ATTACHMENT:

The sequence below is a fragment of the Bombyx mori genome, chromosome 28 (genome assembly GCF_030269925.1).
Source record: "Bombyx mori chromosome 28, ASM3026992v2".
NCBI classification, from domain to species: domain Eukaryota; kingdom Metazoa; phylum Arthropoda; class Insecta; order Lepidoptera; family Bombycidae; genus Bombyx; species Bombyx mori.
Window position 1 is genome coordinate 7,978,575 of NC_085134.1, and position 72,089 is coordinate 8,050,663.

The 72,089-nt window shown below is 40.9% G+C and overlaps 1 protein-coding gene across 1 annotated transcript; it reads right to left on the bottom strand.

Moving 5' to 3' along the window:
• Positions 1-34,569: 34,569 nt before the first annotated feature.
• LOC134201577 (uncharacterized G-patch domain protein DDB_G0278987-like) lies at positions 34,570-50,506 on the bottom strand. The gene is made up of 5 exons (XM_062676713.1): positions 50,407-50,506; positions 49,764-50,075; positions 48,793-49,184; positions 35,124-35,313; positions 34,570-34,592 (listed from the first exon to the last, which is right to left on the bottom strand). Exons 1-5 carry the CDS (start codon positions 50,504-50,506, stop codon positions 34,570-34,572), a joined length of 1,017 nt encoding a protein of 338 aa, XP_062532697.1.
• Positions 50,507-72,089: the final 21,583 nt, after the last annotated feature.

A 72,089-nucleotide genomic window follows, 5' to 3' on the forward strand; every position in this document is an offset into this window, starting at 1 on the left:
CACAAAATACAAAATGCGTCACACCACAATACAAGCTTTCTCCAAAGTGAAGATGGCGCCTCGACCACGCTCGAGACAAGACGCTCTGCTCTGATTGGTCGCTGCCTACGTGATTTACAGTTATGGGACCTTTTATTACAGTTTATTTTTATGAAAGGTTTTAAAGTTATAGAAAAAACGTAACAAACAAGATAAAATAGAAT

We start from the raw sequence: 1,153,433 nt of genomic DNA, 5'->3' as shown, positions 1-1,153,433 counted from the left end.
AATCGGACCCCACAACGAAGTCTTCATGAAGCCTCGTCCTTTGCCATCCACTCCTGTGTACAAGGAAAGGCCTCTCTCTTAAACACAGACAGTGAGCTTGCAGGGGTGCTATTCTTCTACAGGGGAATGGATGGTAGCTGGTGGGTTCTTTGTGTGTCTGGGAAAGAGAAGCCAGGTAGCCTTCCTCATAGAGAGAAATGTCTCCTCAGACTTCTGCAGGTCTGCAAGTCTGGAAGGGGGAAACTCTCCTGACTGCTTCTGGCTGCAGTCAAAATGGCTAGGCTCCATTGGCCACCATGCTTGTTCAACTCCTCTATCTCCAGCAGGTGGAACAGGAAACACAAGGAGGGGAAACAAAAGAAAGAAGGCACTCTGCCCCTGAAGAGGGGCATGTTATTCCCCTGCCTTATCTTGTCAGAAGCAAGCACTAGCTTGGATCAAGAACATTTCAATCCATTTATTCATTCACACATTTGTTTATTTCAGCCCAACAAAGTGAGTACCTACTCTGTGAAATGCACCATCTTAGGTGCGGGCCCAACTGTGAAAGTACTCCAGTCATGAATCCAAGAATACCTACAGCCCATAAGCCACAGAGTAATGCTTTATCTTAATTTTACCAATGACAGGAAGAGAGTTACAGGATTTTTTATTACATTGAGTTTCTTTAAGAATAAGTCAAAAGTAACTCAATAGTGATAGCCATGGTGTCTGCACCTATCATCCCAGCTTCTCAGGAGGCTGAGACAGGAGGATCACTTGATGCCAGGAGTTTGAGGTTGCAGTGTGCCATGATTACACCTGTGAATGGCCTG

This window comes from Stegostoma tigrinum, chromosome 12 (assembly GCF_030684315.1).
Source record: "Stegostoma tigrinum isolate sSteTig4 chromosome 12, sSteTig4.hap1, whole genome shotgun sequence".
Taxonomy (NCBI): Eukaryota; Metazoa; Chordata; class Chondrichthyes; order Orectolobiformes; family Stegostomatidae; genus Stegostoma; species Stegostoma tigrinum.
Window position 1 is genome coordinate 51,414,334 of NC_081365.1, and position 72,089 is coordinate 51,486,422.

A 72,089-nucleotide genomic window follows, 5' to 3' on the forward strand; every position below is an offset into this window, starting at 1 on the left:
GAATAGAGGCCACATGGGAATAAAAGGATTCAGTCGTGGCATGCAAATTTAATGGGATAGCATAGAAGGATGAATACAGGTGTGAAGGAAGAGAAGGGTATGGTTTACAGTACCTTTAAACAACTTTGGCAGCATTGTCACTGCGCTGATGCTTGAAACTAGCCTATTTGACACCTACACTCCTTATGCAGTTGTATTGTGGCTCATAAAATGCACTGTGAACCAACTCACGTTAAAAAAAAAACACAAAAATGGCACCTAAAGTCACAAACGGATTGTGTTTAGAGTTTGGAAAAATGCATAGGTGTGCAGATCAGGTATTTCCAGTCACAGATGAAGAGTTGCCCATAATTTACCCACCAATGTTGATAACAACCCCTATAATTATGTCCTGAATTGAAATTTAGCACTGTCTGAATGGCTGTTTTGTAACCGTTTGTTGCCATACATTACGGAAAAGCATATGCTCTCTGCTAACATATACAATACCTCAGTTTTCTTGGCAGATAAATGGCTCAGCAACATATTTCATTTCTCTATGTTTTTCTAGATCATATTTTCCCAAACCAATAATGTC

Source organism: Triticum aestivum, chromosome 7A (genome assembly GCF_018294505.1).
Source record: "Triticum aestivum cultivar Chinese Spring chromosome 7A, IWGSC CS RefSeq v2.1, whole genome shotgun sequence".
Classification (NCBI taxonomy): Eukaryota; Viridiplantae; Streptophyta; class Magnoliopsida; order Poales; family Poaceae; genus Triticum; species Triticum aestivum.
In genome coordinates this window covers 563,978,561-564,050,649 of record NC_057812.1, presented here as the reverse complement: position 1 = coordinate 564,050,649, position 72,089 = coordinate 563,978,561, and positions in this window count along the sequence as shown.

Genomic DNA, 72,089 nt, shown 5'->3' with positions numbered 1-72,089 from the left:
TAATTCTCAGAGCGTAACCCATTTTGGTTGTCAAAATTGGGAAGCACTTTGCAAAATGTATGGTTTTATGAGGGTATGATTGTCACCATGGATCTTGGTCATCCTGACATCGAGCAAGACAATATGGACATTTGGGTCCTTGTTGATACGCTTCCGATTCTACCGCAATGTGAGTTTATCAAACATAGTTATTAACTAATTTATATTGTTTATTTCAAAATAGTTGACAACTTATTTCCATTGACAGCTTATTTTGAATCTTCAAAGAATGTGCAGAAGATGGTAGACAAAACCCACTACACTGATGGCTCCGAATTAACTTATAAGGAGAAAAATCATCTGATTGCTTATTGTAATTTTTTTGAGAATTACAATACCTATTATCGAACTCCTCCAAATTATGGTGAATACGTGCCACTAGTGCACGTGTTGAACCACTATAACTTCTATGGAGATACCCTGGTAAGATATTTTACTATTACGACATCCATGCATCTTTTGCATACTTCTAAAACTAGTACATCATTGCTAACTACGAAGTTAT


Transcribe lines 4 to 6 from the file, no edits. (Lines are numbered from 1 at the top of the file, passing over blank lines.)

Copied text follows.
Window position 1 is genome coordinate 7,978,575 of NC_085134.1, and position 72,089 is coordinate 8,050,663.

The 72,089-nt window shown below is 40.9% G+C and overlaps 1 protein-coding gene across 1 annotated transcript; it reads right to left on the bottom strand.

Moving 5' to 3' along the window: